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Medford considers housing development code changes

Reason for amendments is state legislation pertaining to affordable housing, multi-unit dwellings

Medford City Council will consider two changes in the municipal code meant to ease development of specific types of housing.

Councilors voted unanimously to move forward with the proposals during their Thursday meeting. Both proposed amendments would update the city’s land development code and are based on bills signed into law by Gov. Kate Brown in 2021.

One amendment, titled “Affordable Housing,” would be for development of affordable housing while the other, “Middle Housing Land Divisions,” is aimed at developments that would create multi-unit dwellings.

Council staff reports about each cite the goal of increasing available housing in the city by preserving and promoting development of “safe and affordable housing choices in Medford that meet the needs of its current and future residents.”

An affordable housing code amendment is based on Senate Bill 8, which requires local governments to allow development of some forms of affordable housing on land not zoned for residential uses, such as industrial or commercial.

Carla Paladino, the city’s principal planner, explained that SB 8 defines affordable housing as residential property where the units are made available to households with incomes of 80 percent or less of the area’s median income or “the average of the units are available to households with incomes of 60 percent or less of area median income.”

The bill requires local jurisdictions to permit affordable this type of housing that would be owned by such entities as a public body or non-profit corporation “organized as a religious organization.”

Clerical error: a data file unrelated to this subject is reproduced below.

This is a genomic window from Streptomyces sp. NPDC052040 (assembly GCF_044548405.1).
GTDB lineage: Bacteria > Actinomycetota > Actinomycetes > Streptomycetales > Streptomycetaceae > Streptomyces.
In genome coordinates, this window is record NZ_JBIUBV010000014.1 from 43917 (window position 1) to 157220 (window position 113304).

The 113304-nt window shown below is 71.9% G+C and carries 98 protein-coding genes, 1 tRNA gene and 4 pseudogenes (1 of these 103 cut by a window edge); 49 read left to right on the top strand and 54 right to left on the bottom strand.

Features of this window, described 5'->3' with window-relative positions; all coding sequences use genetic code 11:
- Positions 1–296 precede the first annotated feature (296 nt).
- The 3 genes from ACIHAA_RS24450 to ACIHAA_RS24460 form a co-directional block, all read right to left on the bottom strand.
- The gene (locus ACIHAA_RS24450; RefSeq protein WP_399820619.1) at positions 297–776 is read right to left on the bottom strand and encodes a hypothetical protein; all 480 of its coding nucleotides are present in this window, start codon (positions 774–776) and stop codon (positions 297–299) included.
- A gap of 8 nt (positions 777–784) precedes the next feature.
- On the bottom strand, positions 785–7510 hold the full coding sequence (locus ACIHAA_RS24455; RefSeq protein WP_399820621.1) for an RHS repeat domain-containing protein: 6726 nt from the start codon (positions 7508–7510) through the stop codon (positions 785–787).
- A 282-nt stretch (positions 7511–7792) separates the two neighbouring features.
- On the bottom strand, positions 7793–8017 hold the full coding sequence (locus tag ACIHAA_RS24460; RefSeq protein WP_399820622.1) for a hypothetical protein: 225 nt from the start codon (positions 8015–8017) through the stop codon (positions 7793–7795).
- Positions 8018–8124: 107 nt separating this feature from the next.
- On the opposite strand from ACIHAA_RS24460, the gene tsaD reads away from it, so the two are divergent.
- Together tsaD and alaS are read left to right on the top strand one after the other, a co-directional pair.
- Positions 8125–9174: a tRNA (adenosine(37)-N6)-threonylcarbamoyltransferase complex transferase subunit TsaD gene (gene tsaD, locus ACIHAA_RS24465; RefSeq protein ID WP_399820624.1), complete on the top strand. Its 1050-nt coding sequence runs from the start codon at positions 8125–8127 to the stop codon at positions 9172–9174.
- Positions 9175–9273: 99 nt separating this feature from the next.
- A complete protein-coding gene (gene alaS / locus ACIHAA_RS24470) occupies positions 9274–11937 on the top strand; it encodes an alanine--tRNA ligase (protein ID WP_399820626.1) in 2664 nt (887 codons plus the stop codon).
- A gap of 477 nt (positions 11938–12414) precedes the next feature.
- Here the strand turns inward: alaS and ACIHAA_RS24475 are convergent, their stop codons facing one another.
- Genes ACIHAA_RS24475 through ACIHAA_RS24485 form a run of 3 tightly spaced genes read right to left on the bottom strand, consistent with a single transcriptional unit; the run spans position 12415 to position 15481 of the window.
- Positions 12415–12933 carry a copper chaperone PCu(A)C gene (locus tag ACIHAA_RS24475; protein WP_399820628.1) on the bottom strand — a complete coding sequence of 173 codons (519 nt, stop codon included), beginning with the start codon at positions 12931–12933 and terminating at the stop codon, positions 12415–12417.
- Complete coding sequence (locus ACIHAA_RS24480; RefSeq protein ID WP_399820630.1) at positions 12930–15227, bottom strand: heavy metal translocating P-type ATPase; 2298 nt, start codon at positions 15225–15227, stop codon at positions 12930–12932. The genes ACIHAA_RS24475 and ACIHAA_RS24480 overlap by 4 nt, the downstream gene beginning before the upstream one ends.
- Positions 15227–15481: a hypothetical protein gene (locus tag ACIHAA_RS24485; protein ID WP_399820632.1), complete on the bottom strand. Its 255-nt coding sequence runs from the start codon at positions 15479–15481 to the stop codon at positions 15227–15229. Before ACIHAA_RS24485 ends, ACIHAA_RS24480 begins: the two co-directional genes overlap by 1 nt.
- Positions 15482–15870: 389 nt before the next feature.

It allows permit exceptions to these developments, such as locations zoned for heavy industry.

Developers could also increase the density of certain types of affordable housing or reduce density and height allowances to “address a health, safety, or habitability issue or to comply with a protective measure related to a statewide land use planning goal.”

The other code amendment would bring the city into compliance with Senate Bill 458. This bill focuses on land division and is considered a companion bill to House Bill 2001.

HB 2001 was approved by state legislators in 2019 as a way to provide more housing by subdividing single-family detached residential zones for multi-unit housing.

Habitat for Humanity of Oregon in May of 2021 described SB 458 and HB 2001 as a way to further encourage construction of “affordable entry-level homes and deliver a broader spectrum of home ownership options that fit the budgets of more working families.”

SB 458 calls for such developments to be provided expedited land division by the local government in 63 days instead of the current 120 days.

“The application would be reviewed as a Type II, Planning Director’s Decision as a public hearing may not be held for expedited land divisions,” Paladino said.

Senate Bill 458 takes effect on July 1 so the amendments should be in place in June.

“If the code is not amended by the end of June then the city would use the bill language to process a middle housing lot division under SB 458,” Paladino said.

Councilors will be focusing on specific wording for these amendments later this month.